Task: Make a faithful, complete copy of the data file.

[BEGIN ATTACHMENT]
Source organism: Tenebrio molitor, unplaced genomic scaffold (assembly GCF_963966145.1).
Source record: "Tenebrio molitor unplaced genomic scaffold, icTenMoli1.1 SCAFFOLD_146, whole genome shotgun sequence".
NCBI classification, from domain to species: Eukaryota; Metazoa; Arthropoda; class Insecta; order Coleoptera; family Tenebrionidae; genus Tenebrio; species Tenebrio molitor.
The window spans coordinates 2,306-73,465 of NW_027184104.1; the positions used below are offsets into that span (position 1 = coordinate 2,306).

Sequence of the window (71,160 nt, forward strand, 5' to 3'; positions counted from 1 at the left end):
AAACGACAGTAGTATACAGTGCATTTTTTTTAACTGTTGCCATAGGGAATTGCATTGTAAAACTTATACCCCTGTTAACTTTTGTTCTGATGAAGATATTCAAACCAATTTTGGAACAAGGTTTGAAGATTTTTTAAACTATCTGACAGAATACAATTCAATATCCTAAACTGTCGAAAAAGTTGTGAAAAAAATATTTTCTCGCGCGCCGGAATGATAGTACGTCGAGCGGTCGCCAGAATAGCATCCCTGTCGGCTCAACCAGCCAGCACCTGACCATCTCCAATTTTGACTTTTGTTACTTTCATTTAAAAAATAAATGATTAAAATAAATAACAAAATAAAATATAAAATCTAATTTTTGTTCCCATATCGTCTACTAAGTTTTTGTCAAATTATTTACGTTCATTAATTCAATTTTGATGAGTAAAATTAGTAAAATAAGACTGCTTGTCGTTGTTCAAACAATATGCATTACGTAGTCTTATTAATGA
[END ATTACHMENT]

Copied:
Source organism: Tenebrio molitor, unplaced genomic scaffold (assembly GCF_963966145.1).
Source record: "Tenebrio molitor unplaced genomic scaffold, icTenMoli1.1 SCAFFOLD_146, whole genome shotgun sequence".
NCBI classification, from domain to species: Eukaryota; Metazoa; Arthropoda; class Insecta; order Coleoptera; family Tenebrionidae; genus Tenebrio; species Tenebrio molitor.
The window spans coordinates 2,306-73,465 of NW_027184104.1; the positions used below are offsets into that span (position 1 = coordinate 2,306).

Sequence of the window (71,160 nt, forward strand, 5' to 3'; positions counted from 1 at the left end):
AAACGACAGTAGTATACAGTGCATTTTTTTTAACTGTTGCCATAGGGAATTGCATTGTAAAACTTATACCCCTGTTAACTTTTGTTCTGATGAAGATATTCAAACCAATTTTGGAACAAGGTTTGAAGATTTTTTAAACTATCTGACAGAATACAATTCAATATCCTAAACTGTCGAAAAAGTTGTGAAAAAAATATTTTCTCGCGCGCCGGAATGATAGTACGTCGAGCGGTCGCCAGAATAGCATCCCTGTCGGCTCAACCAGCCAGCACCTGACCATCTCCAATTTTGACTTTTGTTACTTTCATTTAAAAAATAAATGATTAAAATAAATAACAAAATAAAATATAAAATCTAATTTTTGTTCCCATATCGTCTACTAAGTTTTTGTCAAATTATTTACGTTCATTAATTCAATTTTGATGAGTAAAATTAGTAAAATAAGACTGCTTGTCGTTGTTCAAACAATATGCATTACGTAGTCTTATTAATGA